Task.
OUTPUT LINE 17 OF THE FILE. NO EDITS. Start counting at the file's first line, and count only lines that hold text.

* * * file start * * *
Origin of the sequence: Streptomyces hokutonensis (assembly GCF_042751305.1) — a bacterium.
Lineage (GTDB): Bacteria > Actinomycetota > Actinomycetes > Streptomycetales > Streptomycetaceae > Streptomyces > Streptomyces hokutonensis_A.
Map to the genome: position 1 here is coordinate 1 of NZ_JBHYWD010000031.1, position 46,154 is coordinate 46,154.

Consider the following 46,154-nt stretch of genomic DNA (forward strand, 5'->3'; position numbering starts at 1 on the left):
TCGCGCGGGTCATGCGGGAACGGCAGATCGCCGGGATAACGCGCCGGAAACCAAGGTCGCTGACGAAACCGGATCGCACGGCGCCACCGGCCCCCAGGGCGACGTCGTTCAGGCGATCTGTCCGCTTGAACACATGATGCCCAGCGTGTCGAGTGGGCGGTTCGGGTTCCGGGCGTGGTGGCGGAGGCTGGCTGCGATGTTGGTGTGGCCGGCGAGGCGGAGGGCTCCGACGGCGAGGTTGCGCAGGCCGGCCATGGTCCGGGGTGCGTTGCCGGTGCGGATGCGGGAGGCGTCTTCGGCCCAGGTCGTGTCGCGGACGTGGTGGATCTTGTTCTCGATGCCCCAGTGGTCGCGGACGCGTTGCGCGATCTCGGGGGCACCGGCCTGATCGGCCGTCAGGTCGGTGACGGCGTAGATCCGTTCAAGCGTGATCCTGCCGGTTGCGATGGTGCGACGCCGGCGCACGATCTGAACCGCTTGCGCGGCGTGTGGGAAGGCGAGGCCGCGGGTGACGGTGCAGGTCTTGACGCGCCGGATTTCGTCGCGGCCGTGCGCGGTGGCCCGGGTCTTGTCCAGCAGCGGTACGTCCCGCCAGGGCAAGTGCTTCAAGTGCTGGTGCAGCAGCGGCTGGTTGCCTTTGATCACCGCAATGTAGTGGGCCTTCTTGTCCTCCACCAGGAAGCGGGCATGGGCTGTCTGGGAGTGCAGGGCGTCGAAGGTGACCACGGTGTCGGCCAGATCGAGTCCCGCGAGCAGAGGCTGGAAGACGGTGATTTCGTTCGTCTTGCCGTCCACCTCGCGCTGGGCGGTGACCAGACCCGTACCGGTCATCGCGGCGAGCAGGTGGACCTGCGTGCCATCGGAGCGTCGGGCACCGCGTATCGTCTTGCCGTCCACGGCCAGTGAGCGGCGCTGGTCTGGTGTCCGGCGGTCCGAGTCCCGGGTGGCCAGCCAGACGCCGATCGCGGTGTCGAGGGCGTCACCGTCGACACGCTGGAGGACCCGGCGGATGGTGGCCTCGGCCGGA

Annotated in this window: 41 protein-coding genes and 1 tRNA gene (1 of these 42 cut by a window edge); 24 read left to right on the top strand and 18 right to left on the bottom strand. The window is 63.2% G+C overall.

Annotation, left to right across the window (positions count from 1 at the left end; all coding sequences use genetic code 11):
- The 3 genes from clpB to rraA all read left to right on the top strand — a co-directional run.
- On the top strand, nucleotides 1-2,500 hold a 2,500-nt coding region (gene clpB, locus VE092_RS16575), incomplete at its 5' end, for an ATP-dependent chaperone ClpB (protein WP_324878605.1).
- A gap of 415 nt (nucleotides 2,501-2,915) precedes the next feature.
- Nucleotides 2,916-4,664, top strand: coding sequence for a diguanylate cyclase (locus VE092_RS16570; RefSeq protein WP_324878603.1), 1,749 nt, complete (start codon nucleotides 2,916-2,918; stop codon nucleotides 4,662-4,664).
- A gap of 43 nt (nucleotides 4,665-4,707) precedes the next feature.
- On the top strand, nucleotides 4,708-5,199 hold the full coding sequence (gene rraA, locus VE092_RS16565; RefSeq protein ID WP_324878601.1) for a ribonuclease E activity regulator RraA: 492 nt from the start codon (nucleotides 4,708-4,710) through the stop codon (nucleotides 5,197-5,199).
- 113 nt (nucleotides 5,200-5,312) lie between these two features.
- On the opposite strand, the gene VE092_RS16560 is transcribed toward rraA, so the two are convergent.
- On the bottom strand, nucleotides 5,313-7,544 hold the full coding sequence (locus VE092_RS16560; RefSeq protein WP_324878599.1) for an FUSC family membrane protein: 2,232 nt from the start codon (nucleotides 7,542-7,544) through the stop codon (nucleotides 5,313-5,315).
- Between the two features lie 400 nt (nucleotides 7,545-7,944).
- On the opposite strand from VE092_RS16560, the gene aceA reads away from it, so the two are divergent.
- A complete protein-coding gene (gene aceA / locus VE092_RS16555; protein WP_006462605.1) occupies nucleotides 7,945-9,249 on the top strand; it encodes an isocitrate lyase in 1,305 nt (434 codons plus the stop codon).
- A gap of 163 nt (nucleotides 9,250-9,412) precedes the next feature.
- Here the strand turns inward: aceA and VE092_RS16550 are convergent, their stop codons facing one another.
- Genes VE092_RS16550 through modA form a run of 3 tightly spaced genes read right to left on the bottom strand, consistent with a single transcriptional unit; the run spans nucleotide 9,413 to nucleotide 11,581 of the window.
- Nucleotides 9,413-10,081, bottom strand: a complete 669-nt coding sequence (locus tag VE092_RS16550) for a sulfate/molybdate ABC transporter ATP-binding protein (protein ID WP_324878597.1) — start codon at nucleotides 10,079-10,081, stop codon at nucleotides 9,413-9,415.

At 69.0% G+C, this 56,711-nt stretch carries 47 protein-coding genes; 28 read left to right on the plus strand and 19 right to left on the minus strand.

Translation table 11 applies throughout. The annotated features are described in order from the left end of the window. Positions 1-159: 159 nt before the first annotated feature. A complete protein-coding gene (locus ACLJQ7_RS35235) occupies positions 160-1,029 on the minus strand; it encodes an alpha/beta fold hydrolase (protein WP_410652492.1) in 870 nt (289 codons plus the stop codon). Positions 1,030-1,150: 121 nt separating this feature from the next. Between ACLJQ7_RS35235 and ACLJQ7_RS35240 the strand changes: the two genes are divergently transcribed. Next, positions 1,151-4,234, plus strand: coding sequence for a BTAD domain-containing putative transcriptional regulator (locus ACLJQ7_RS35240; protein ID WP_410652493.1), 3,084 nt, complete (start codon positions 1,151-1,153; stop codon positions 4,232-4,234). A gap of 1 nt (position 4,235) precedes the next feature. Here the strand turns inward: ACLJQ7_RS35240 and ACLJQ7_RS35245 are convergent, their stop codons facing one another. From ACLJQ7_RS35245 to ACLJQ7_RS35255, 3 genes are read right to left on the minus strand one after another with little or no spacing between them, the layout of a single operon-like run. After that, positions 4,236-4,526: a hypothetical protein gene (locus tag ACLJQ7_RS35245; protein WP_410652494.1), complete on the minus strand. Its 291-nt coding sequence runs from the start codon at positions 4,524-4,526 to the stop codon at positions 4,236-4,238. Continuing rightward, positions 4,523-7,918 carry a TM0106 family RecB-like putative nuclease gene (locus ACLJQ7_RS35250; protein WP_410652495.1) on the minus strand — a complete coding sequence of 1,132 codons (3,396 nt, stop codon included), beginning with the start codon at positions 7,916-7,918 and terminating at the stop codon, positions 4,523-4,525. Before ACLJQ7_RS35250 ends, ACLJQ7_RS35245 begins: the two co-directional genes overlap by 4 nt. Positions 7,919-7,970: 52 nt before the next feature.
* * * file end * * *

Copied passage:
- Between the two features lie 400 nt (nucleotides 7,545-7,944).